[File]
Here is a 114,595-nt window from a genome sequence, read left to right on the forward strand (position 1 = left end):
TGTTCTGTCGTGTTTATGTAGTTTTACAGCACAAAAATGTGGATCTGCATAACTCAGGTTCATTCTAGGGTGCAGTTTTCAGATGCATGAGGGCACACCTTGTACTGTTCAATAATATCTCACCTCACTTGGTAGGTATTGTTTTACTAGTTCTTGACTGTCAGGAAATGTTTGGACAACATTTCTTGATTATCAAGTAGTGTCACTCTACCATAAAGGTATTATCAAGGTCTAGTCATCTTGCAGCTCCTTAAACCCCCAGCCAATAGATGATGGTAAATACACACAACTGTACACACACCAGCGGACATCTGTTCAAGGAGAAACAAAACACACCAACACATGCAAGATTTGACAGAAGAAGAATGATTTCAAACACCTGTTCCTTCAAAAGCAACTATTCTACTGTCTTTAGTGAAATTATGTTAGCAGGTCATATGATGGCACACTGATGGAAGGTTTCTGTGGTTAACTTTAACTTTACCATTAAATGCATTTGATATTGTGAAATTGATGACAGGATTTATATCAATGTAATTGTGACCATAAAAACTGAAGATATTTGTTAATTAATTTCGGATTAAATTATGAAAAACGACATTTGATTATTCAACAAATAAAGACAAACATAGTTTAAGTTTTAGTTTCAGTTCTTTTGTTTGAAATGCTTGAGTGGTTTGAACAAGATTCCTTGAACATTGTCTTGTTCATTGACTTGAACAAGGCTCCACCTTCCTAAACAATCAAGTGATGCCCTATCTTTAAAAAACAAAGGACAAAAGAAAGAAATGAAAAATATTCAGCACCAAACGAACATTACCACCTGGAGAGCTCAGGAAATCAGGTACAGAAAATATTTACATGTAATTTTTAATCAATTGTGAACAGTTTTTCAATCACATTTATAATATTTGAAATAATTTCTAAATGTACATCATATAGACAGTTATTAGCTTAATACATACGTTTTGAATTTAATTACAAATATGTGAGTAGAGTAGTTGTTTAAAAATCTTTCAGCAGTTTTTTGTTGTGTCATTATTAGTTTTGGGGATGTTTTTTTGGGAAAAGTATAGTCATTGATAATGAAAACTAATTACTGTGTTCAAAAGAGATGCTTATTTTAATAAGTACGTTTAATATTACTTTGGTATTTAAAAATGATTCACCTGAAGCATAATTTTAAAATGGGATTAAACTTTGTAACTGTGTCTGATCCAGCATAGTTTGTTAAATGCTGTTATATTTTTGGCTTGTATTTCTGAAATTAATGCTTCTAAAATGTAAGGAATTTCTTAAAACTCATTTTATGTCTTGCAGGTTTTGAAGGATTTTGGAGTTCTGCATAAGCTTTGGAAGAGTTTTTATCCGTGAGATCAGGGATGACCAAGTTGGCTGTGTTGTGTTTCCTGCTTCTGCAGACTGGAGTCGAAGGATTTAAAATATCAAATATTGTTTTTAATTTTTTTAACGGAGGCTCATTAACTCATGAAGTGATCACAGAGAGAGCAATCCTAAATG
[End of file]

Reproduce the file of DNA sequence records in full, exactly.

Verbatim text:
Here is a 114,595-nt window from a genome sequence, read left to right on the forward strand (position 1 = left end):
TGTTCTGTCGTGTTTATGTAGTTTTACAGCACAAAAATGTGGATCTGCATAACTCAGGTTCATTCTAGGGTGCAGTTTTCAGATGCATGAGGGCACACCTTGTACTGTTCAATAATATCTCACCTCACTTGGTAGGTATTGTTTTACTAGTTCTTGACTGTCAGGAAATGTTTGGACAACATTTCTTGATTATCAAGTAGTGTCACTCTACCATAAAGGTATTATCAAGGTCTAGTCATCTTGCAGCTCCTTAAACCCCCAGCCAATAGATGATGGTAAATACACACAACTGTACACACACCAGCGGACATCTGTTCAAGGAGAAACAAAACACACCAACACATGCAAGATTTGACAGAAGAAGAATGATTTCAAACACCTGTTCCTTCAAAAGCAACTATTCTACTGTCTTTAGTGAAATTATGTTAGCAGGTCATATGATGGCACACTGATGGAAGGTTTCTGTGGTTAACTTTAACTTTACCATTAAATGCATTTGATATTGTGAAATTGATGACAGGATTTATATCAATGTAATTGTGACCATAAAAACTGAAGATATTTGTTAATTAATTTCGGATTAAATTATGAAAAACGACATTTGATTATTCAACAAATAAAGACAAACATAGTTTAAGTTTTAGTTTCAGTTCTTTTGTTTGAAATGCTTGAGTGGTTTGAACAAGATTCCTTGAACATTGTCTTGTTCATTGACTTGAACAAGGCTCCACCTTCCTAAACAATCAAGTGATGCCCTATCTTTAAAAAACAAAGGACAAAAGAAAGAAATGAAAAATATTCAGCACCAAACGAACATTACCACCTGGAGAGCTCAGGAAATCAGGTACAGAAAATATTTACATGTAATTTTTAATCAATTGTGAACAGTTTTTCAATCACATTTATAATATTTGAAATAATTTCTAAATGTACATCATATAGACAGTTATTAGCTTAATACATACGTTTTGAATTTAATTACAAATATGTGAGTAGAGTAGTTGTTTAAAAATCTTTCAGCAGTTTTTTGTTGTGTCATTATTAGTTTTGGGGATGTTTTTTTGGGAAAAGTATAGTCATTGATAATGAAAACTAATTACTGTGTTCAAAAGAGATGCTTATTTTAATAAGTACGTTTAATATTACTTTGGTATTTAAAAATGATTCACCTGAAGCATAATTTTAAAATGGGATTAAACTTTGTAACTGTGTCTGATCCAGCATAGTTTGTTAAATGCTGTTATATTTTTGGCTTGTATTTCTGAAATTAATGCTTCTAAAATGTAAGGAATTTCTTAAAACTCATTTTATGTCTTGCAGGTTTTGAAGGATTTTGGAGTTCTGCATAAGCTTTGGAAGAGTTTTTATCCGTGAGATCAGGGATGACCAAGTTGGCTGTGTTGTGTTTCCTGCTTCTGCAGACTGGAGTCGAAGGATTTAAAATATCAAATATTGTTTTTAATTTTTTTAACGGAGGCTCATTAACTCATGAAGTGATCACAGAGAGAGCAATCCTAAATG